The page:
UCLA In the News lists selected mentions of UCLA in the world’s news media. Some articles may require registration or a subscription to view. See more UCLA In the News.
UCLA is considered a “Public Ivy” — that is, a state school whose quality of education and prestige puts it on a par with the Ivy League. U.S. News & World Report ranks it as the best public college in the nation. And UCLA turns 100 years old this year.
Diabetes diagnoses decline, even as obesity rate rises | Los Angeles Times
Physicians typically push such patients into exercise programs and urge them to change their diet. “Prediabetes is becoming a more accepted diagnosis,” said Tannaz Moin, an endocrinologist at UCLA, who was not involved in the new study. Patients who are told they have prediabetes may be improving their health before they become diabetic, she said.
Is an all-payer system what U.S. health care needs? | Baltimore Sun Opinion
(Commentary co-written by UCLA’s Thomas Rice) Medicare-for-all through a single payer system has become a centerpiece of progressive and presidential politics. But the odds of enacting it, even under a Democratic administration and Congress, are steep. We suggest an alternative way to contain health care spending based on standard negotiated prices by all payers acting collectively.
“It really does help to be able to point to some peer city and say ‘They’re doing this and it’s working,’” said Dr. Michael Manville, an associate professor of urban planning at The University of California, Los Angeles, who has advised Los Angeles on congestion pricing. “At the very least, it changes the conversation in other cities.”
Government botched investigation into Cuba ‘sonic attack’ | BuzzFeed News
“The National Academy is an excellent choice, likely to bring in sophisticated scientists with a good arm’s length from the political players,” UCLA neuroscientist Mark Cohen told BuzzFeed News. “I hope that the NAS will also take the step of bringing in experts from outside the U.S., as well.”
“Intersectionality was a prism to bring to light dynamics within discrimination law that weren’t being appreciated by the courts,” [UCLA’s Kimberlé] Crenshaw said. “In particular, courts seem to think that race discrimination was what happened to all black people across gender and sex discrimination was what happened to all women, and if that is your framework, of course, what happens to black women and other women of color is going to be difficult to see.”
California’s growing senior population | Mercury News
One UCLA study found that more than half of low-income senior renters spent more than 50% of their income on rent. “The biggest advantage (for senior homeowners) is having stable rent, especially if their house is paid off,” said Steven Wallace, associate director for health policy research at the UCLA Fielding School of Public Health.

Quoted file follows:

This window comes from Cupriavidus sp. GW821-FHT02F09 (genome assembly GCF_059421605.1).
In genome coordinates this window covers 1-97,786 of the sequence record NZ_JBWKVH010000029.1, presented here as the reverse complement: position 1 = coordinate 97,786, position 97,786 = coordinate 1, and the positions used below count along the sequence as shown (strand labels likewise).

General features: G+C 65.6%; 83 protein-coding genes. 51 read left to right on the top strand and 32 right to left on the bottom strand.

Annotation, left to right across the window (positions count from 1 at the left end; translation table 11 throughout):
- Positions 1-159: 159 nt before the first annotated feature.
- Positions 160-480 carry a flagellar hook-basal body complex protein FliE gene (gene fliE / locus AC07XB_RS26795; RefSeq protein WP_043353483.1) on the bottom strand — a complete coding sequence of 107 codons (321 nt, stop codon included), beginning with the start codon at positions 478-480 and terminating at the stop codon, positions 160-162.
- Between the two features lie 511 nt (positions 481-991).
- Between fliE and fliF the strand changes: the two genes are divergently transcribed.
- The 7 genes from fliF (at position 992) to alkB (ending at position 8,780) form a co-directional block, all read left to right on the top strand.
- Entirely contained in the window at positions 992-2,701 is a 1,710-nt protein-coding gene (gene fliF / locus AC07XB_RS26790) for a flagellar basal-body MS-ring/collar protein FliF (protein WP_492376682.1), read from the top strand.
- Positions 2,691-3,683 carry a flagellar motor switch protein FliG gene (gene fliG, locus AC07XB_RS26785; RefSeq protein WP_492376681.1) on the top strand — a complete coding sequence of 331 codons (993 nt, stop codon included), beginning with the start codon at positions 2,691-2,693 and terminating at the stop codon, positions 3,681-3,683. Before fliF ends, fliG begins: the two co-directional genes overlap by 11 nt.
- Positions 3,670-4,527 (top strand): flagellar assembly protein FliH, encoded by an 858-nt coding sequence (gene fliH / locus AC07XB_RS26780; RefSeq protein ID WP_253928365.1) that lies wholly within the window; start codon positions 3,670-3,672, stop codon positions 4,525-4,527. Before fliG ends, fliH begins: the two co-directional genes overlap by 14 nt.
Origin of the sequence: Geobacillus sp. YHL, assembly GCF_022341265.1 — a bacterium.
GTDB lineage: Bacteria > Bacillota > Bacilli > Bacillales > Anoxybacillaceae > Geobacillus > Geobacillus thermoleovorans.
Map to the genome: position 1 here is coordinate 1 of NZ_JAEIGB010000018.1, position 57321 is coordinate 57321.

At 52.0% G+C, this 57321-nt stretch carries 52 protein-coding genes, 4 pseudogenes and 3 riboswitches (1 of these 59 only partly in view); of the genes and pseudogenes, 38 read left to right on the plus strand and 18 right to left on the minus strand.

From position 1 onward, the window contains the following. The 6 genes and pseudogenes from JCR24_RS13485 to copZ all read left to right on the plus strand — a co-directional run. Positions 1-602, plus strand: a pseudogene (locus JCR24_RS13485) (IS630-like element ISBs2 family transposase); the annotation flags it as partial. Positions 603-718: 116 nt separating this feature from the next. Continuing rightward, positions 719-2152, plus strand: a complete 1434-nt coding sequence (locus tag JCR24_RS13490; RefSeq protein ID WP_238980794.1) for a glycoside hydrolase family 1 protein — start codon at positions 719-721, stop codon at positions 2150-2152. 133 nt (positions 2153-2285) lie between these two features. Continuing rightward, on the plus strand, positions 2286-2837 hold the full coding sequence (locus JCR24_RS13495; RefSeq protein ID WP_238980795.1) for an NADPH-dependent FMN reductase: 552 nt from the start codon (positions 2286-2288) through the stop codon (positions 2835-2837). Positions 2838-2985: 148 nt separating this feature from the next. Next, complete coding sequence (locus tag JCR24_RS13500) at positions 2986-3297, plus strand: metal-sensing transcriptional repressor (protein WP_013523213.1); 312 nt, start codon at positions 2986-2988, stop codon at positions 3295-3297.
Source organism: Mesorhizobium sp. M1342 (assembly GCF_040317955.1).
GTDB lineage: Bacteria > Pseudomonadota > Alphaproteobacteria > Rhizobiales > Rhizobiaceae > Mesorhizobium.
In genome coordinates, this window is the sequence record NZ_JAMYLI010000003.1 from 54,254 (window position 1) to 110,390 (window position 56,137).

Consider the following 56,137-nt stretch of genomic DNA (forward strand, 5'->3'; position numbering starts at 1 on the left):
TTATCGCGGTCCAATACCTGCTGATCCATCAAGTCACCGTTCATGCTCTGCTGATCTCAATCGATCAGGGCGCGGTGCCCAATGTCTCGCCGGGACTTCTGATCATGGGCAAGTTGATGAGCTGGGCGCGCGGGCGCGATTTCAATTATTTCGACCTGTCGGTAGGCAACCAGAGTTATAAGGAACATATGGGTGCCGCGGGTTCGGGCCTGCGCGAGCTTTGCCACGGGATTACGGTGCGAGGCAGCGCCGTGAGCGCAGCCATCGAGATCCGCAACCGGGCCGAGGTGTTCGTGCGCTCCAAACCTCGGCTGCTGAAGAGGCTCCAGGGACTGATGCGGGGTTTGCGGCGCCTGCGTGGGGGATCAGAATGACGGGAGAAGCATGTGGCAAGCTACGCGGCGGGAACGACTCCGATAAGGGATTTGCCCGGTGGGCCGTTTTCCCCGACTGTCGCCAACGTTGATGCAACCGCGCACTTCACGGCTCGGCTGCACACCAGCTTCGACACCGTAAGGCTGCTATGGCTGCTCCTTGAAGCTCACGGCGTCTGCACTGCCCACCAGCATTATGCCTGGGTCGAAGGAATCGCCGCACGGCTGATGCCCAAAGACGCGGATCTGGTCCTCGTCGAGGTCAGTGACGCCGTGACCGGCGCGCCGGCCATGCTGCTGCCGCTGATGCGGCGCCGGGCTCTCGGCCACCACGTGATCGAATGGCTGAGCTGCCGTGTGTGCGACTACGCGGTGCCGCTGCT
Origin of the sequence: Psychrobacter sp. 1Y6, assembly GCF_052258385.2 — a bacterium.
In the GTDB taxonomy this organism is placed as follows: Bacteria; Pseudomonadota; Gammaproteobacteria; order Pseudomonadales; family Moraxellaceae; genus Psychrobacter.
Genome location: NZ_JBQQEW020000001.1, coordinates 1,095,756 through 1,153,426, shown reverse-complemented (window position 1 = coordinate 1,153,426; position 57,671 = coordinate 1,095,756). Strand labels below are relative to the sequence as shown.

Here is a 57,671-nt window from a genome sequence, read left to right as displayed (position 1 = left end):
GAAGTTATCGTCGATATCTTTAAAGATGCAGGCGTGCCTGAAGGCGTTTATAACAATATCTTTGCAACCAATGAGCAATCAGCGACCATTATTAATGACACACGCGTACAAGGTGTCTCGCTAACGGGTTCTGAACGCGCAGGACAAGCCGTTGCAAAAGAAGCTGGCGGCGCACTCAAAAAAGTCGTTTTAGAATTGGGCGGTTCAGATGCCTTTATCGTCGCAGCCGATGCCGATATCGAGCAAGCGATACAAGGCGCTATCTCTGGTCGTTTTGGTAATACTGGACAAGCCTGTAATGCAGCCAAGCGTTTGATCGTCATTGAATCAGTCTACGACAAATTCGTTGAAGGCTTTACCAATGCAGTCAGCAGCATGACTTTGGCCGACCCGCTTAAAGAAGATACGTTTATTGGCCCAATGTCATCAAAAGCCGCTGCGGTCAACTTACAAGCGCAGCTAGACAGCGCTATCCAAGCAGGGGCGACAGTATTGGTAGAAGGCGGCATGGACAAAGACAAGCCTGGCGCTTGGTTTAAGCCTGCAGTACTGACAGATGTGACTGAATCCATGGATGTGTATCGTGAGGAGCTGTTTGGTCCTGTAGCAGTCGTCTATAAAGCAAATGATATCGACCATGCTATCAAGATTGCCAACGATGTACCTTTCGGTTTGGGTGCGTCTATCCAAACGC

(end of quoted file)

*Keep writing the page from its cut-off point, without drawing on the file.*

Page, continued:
“Diversity sells, but the TV and film product continues to fall short,” wrote Ana-Christina Ramón, co-author of the UCLA study. “So audiences are left starved for more representation on screen that reflects the world they see in their daily lives.”
Pesticides in produce | The Guardian
The U.S. continues to use several pesticides banned in the EU or other countries, including atrazine, glyphosate, 1,3-D, paraquat and neonicotinoids. All have been linked to serious health or environmental consequences. For example, researchers at the University of California, Los Angeles found exposure to paraquat and two other pesticides increased the risk for Parkinson’s disease by three-fold, and the European Commission severely restricted neonicotinoids because of the risks to bees.
Juan Matute, deputy director of UCLA’s Institute of Transportation Studies, explained, just because scooters and bikes are dropped in these areas doesn’t mean the people who live there are riding them. “It doesn’t necessarily mean that people who have more limited mobility options (or) lower incomes are using them,” he said.
“Our data indicate that team sports participation in adolescence may be associated with better mental health outcomes in adulthood due to increased self-esteem, increased feelings of social acceptance, and feeling more connected to the school environment,” said lead study author Dr. Molly Easterlin of the University of California Los Angeles and Cedars-Sinai Medical Center. “It may change how kids navigate school or develop relationships. It may make them more resilient.”
Children of divorce less likely to attend college | MarketWatch
Numerous studies have suggested divorce could prevent children from attending college or university or excelling in school. The educational prospects of wealthy children were most affected by their parents’ divorce, according to one recent study led by University of California, Los Angeles, professor Jennie Brand.
How eyes see continuously in bright light | Medical Xpress
A study by researchers from the UCLA Jules Stein Eye Institute describes a molecular pathway that helps our eyes see continuously in bright light. The findings help answer a longstanding question about mammalian vision: Why don’t our eyes become less sensitive when they’re bombarded with bright light? The research, conducted in mice, reveals that a special molecule, which uses sunlight itself, rapidly recycles visual pigments after the pigments sense light and change structure.